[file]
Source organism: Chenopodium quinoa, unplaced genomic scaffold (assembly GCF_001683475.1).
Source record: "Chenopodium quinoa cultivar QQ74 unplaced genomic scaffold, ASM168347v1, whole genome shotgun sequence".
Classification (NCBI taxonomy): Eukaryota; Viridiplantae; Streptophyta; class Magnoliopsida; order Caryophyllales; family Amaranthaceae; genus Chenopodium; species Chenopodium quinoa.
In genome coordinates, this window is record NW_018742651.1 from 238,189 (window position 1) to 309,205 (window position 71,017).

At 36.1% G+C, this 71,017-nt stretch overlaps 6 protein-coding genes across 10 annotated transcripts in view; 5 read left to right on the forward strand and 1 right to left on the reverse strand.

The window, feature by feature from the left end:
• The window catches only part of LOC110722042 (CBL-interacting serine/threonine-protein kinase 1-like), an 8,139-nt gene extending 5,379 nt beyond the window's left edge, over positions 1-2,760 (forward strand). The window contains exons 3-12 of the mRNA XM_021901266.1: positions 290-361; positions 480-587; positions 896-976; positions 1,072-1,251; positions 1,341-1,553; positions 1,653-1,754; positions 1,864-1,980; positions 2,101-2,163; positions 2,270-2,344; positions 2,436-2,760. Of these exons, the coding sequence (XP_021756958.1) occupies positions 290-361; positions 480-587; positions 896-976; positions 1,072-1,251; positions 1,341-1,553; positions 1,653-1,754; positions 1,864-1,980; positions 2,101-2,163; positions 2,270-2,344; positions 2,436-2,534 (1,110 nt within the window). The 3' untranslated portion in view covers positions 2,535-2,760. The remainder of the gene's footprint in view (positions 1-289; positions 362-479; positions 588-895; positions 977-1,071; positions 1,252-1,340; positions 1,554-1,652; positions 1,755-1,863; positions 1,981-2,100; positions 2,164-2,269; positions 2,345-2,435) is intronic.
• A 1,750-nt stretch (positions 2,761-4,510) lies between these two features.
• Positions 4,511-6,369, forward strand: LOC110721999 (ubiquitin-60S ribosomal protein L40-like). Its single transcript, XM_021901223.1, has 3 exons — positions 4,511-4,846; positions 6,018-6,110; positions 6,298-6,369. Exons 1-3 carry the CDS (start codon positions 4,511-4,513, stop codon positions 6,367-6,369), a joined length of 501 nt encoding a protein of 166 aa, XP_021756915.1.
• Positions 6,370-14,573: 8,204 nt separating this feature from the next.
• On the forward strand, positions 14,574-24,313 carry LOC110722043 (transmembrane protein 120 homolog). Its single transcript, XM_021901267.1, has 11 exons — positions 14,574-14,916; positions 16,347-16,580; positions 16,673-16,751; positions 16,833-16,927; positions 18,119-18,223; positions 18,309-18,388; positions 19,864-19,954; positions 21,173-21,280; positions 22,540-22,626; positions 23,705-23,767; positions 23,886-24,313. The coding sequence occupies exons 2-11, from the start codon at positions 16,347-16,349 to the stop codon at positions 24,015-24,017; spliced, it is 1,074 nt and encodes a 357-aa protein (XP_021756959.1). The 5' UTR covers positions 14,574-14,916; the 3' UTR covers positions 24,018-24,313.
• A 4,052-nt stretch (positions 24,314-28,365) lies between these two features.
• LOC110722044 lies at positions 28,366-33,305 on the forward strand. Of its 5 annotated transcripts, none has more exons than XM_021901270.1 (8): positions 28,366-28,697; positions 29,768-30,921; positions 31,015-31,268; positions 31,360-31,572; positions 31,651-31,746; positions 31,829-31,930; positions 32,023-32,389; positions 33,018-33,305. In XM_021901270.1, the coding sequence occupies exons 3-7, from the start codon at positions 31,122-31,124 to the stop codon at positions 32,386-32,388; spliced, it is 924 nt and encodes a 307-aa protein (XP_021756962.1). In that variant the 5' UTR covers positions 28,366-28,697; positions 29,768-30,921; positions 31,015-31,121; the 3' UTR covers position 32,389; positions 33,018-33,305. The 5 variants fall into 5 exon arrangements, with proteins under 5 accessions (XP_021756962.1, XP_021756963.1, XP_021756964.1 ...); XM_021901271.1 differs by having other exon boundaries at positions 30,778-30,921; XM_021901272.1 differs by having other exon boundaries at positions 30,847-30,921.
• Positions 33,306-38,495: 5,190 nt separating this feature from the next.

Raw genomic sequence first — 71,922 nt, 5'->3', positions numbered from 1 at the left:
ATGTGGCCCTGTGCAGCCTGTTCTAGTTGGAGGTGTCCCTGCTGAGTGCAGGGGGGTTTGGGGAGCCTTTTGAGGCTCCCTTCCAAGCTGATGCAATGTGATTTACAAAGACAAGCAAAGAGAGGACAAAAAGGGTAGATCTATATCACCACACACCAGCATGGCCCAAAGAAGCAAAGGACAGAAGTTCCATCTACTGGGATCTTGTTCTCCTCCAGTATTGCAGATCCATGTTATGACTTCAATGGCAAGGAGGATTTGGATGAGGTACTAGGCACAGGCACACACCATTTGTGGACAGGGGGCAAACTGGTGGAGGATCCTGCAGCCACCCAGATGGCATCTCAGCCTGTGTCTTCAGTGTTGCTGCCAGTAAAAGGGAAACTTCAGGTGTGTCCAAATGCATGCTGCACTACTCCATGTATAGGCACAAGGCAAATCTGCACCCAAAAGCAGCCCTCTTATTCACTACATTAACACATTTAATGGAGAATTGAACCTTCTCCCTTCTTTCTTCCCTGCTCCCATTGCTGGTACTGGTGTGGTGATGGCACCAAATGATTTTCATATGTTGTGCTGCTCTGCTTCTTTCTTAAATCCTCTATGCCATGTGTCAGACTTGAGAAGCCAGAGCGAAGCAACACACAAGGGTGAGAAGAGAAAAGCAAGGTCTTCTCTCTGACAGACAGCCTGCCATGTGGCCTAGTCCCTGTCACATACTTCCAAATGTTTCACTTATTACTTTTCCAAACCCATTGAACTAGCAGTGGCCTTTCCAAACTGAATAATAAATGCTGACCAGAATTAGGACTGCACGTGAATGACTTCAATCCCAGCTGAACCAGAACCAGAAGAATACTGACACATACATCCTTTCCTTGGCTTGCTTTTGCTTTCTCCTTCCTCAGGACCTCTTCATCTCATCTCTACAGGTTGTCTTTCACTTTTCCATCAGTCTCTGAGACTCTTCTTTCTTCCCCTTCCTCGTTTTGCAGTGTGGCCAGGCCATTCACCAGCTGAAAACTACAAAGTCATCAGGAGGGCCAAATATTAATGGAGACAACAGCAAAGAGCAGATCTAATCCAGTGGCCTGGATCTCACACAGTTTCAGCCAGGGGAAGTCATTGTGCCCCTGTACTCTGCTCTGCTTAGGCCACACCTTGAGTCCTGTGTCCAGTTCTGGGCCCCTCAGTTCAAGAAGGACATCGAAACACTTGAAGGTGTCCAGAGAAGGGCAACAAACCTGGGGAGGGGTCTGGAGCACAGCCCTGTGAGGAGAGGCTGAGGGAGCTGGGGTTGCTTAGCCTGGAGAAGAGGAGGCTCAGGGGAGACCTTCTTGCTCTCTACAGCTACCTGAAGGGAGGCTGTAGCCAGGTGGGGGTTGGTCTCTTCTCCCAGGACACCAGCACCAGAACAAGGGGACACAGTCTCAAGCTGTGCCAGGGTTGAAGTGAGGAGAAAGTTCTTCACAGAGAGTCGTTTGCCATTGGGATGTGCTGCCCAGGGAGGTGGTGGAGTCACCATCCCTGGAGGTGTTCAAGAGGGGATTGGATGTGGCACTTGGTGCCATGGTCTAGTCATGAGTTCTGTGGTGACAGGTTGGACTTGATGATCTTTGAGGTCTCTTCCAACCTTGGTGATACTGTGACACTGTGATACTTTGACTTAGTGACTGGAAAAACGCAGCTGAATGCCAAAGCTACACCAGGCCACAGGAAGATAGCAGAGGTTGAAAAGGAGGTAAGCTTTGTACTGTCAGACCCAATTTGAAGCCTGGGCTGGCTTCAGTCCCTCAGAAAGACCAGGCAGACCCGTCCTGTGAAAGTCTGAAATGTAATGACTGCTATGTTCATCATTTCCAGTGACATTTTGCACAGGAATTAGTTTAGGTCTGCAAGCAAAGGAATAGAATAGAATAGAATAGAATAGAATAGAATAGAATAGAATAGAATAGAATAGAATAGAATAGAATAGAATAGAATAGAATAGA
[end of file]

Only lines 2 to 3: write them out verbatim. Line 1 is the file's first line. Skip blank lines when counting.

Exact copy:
Source record: "Chenopodium quinoa cultivar QQ74 unplaced genomic scaffold, ASM168347v1, whole genome shotgun sequence".
Classification (NCBI taxonomy): Eukaryota; Viridiplantae; Streptophyta; class Magnoliopsida; order Caryophyllales; family Amaranthaceae; genus Chenopodium; species Chenopodium quinoa.